As I started to write this, I wanted to apologize for veering off the path of “reasonable prices” with this product, but then I did a quick Google search and realized I’ve been grossly overpaying for this product for a year or so. $52 at Ulta — $29 at Walmart. Wow. It’s still expensive, and you’ll have to make sure the seller through Walmart is reputable, but just don’t be an ignoramous like me, and you can save $23!
But since I’ve been through two jars of this, there must be a part of me that believes this is worth $52. This is an incredibly light-weight and easy to work with moisturizer that melts right into your skin. It smells fresh (think Neutrogena’s Hydro Boost scent), it doesn’t pill, and over the long-term, shows proof of visible skin smoothing.
Alongside Dramatically Different, this is what I consider one of the best moisturizers for those with acne-prone skin. It doesn’t cause any sort of congestion or burning sensations. There’s definitely no drying alcohols. There’s no break-in period for the product, either, where you might notice your skin breaking out because it’s getting used to the new product — it works great, right away. In fact, since I’ve started using this my skin has overall felt healthier and “bouncier” (I’m sure the five ceramides listed in the first two lines of ingredients may contribute to this).
Even though I’ve noticed long-term effects, the day-to-day longevity of this product really depends on the weather. Although it’s labeled as a cream and takes significantly longer to dry down to the skin like a gel would, it is not, by any means, a heavy cream. By hour six or seven you may experience some tightness in your skin. This moisturizer also isn’t the best under makeup — it might just be a little too thick, with a tendency to break down any foundation quickly, despite it not pilling during the initial application.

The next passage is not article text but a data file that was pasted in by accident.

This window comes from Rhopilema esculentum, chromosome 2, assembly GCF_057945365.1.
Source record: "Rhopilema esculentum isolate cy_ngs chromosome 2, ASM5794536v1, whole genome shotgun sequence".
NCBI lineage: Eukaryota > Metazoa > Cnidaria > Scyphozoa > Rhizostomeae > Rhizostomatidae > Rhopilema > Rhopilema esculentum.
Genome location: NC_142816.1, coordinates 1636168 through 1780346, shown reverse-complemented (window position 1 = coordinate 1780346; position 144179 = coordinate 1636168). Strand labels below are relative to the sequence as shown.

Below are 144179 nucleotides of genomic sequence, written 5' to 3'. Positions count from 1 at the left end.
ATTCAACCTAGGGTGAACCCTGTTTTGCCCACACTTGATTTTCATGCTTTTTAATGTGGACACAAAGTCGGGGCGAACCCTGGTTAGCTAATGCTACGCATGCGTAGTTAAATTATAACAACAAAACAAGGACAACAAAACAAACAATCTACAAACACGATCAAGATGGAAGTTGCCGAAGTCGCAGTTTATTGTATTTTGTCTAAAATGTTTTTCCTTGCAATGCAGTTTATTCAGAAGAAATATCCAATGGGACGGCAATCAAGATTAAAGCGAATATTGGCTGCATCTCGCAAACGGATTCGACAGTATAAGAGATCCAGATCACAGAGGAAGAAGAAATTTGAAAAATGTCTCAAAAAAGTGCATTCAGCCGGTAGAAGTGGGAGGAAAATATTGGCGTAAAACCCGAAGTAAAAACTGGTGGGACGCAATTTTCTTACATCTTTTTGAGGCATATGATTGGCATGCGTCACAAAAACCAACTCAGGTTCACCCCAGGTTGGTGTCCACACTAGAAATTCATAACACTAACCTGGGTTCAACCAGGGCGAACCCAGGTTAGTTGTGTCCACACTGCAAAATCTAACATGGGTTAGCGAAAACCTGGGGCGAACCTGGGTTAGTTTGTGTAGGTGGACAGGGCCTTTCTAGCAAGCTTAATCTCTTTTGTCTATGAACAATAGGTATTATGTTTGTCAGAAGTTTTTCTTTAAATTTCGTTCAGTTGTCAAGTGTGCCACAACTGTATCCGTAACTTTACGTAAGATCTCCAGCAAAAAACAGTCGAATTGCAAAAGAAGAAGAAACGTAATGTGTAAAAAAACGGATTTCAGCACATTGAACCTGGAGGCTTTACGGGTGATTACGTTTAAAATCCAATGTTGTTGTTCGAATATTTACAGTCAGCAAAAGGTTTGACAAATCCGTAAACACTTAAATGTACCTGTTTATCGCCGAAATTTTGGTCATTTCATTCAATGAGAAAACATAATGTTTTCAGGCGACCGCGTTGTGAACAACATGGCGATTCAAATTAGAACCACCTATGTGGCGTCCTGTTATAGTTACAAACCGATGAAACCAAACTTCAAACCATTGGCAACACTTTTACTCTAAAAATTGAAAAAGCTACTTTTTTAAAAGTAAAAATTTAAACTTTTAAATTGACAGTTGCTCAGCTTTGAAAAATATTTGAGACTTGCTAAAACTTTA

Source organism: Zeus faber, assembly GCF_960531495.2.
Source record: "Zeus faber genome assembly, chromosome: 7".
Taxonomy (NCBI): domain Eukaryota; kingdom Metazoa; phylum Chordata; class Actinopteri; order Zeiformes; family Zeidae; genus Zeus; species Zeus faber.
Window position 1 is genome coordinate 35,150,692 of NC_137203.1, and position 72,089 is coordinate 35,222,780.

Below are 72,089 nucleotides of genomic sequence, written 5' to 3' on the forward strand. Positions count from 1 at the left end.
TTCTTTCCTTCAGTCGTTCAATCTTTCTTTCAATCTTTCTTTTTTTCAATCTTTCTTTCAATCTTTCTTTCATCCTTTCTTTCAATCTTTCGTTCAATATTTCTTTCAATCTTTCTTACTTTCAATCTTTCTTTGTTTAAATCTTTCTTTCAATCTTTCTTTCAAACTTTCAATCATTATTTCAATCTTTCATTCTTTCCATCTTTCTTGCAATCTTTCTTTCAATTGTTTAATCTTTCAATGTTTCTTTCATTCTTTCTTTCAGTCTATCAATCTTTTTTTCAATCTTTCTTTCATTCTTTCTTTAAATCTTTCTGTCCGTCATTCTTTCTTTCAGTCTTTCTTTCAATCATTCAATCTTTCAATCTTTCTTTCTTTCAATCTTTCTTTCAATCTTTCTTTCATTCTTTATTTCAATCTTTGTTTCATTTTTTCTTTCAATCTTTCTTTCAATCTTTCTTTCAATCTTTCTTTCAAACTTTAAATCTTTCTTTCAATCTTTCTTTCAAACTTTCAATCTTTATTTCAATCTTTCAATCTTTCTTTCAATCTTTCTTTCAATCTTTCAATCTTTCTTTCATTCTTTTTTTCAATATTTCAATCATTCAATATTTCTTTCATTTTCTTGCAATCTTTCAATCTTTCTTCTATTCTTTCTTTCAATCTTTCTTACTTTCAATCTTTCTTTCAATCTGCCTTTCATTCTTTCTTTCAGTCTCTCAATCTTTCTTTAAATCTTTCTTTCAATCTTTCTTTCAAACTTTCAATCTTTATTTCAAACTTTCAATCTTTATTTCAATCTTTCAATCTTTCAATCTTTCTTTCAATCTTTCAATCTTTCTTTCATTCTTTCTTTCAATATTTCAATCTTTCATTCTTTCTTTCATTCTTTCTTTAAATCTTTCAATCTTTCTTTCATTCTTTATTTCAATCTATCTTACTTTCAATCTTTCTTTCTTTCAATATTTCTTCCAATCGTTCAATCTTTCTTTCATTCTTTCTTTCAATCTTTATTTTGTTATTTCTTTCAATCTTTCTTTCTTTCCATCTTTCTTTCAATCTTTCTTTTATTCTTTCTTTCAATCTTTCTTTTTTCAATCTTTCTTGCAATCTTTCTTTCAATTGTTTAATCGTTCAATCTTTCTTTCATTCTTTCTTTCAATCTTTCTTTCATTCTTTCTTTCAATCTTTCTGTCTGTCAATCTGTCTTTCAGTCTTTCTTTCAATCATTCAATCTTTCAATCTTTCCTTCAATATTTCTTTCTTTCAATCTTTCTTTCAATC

This was my go-to holy grail moisturizer during quarantine, though. Provided you aren’t adding any layers of foundation over it, this was phenomenal for wearing around the house and keeping your skin hydrated. My skin started looking so good, in fact, that I was able to stop wearing foundation altogether! If you can pick this up for less than regular retail price, I highly recommend it. ~A
As I may have mentioned before, my hair is blonde again, so I’m back on the hunt for the impossible products that will undo all of the damage I’ve done to it. I received this Hair BB as a sample and was impressed with it, so I bought the whole 3oz bottle for $10. Sadly that optimism was short-lived.
This is a heavy white cream leave-in conditioning/mask hair product, although in my experience, I think it’s a bit too heavy to be a leave-in. I had better luck using it as a hair mask that was rinsed off after some time, but even then, it didn’t seem to live up to most of the products claims.